United Nations humanitarian agencies and their partner non-governmental organizations (NGOs) are stepping up their support in central Somalia, where the drought has worsened, leaving many rural families destitute as water shortages become severe and grazing for livestock becomes increasingly limited.
Most traditional water catchments are either dry or drying up, which is placing extra pressure on the few functioning boreholes, the UN Office for the Coordination of Humanitarian Affairs (OCHA) reported today.
Mudug and Galguduud administrative regions are the hardest hit by the ongoing long dry season, and OCHA said relief assistance will be needed at least until the next harvest, expected in July-August.
The UN Children’s Fund (UNICEF) and its NGO partners are providing water tankers, constructing shallow wells and installing water pipes in Galguduud, as well as supporting 12 maternal health centres and four other health posts serving more than 20,000 young children.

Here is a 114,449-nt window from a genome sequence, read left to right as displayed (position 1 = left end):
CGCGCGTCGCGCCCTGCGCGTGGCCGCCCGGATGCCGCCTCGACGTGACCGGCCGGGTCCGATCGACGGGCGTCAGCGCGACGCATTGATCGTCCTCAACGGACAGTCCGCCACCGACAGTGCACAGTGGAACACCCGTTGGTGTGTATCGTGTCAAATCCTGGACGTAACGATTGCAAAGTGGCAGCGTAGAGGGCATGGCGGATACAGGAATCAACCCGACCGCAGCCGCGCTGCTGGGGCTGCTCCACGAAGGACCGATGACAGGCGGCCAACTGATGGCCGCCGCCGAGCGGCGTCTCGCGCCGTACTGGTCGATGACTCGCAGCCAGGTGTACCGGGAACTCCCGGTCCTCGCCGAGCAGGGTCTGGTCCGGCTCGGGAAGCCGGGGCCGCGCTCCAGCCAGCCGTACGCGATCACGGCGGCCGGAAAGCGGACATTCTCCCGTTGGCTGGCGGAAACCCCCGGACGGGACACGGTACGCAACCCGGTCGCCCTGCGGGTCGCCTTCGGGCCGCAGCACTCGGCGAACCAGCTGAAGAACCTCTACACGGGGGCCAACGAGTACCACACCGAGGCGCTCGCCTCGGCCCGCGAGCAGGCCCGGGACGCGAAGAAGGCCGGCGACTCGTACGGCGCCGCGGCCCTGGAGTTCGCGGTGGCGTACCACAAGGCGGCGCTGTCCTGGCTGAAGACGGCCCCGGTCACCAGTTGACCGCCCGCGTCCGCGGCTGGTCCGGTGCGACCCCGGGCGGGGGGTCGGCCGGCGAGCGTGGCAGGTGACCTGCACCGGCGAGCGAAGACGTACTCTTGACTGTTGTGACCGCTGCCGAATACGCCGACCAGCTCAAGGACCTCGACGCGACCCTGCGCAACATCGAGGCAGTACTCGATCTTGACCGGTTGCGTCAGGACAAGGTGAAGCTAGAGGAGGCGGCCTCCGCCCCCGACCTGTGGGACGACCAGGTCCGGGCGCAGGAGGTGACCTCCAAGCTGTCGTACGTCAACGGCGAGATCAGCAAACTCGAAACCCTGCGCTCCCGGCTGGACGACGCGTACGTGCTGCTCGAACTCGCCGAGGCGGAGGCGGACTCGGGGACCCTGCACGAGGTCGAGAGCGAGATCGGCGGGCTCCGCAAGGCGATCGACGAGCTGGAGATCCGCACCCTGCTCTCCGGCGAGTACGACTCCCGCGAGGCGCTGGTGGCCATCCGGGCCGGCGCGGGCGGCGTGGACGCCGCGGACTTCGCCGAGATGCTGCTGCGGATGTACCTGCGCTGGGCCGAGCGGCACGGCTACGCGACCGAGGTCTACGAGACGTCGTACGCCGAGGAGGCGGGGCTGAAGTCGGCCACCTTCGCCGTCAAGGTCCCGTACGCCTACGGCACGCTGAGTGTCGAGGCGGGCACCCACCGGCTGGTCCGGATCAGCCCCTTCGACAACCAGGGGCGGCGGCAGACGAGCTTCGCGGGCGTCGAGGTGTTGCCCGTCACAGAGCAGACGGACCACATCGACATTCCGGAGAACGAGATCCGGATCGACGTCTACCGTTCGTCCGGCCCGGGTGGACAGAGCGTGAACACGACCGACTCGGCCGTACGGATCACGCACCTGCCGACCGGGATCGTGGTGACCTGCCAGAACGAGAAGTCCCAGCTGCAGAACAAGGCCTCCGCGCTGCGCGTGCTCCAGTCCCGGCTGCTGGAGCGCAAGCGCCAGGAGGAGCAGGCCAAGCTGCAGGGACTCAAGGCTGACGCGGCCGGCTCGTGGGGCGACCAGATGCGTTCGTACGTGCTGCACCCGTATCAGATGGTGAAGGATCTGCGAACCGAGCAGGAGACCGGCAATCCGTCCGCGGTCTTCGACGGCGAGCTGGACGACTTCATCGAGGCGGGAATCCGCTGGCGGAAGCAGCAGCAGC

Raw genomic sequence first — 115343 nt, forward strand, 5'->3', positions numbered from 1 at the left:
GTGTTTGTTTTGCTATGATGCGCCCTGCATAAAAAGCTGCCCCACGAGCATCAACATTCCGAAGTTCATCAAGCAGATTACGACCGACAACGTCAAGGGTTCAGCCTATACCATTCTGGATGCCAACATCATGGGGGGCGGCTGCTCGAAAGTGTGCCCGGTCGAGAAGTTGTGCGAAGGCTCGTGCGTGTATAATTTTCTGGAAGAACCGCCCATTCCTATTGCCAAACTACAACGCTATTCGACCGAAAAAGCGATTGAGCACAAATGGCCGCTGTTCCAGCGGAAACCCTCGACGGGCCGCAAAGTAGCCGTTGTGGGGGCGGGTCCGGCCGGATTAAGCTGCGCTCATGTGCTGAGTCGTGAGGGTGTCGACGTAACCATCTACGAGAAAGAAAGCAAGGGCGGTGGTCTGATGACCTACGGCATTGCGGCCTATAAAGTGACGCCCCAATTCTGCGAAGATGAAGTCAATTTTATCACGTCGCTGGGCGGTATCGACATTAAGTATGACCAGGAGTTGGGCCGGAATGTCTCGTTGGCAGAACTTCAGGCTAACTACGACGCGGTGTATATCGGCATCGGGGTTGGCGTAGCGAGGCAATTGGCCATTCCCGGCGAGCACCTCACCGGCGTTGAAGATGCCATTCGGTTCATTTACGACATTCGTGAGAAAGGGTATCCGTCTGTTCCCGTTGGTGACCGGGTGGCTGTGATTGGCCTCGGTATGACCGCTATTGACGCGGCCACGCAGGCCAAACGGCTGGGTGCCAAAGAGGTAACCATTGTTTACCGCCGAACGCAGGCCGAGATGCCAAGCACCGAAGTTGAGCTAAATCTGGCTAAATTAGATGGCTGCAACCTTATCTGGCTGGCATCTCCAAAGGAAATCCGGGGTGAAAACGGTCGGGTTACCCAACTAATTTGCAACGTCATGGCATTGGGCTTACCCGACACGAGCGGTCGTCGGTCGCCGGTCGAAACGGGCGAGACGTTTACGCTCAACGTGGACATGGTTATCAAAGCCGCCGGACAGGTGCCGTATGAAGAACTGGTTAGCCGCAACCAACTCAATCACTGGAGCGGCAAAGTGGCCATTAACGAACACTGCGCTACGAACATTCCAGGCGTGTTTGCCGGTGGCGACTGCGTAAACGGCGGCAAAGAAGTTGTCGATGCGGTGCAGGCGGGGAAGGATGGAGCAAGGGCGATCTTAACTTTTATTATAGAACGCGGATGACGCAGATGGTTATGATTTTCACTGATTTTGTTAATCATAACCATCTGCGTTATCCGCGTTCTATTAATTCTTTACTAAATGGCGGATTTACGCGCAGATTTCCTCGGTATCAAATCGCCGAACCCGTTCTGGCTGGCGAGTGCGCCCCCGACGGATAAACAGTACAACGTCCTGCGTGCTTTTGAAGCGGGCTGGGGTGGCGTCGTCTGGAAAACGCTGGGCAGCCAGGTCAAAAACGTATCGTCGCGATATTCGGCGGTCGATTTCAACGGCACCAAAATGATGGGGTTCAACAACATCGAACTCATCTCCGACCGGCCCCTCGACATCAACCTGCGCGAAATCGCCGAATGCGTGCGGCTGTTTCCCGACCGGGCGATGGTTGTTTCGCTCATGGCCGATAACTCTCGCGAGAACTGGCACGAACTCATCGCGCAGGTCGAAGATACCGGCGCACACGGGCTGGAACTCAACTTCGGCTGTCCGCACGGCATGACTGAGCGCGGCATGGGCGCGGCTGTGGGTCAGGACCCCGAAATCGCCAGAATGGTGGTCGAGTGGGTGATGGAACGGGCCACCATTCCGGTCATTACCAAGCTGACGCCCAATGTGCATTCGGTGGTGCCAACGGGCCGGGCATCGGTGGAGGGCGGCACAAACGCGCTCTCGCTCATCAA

The security and humanitarian situation inside the town of Dhuusamarreeb, the capital of Galguduud, is worrying UN staff following the arrival of Ethiopian troops last Friday. Field reports indicate that two-thirds of the town’s residents have fled, fearing a confrontation between the Ethiopian troops and anti-government groups.
In the Bay administrative region, the World Food Programme (WFP) has had to suspend an ongoing food distribution scheme because of the heavy fighting taking place in Dinsor town.
The UN High Commissioner for Refugees (UNHCR) also reported that another 700 people inside the national capital, Mogadishu, were displaced by fighting this week, bringing the total this year to 51,000.
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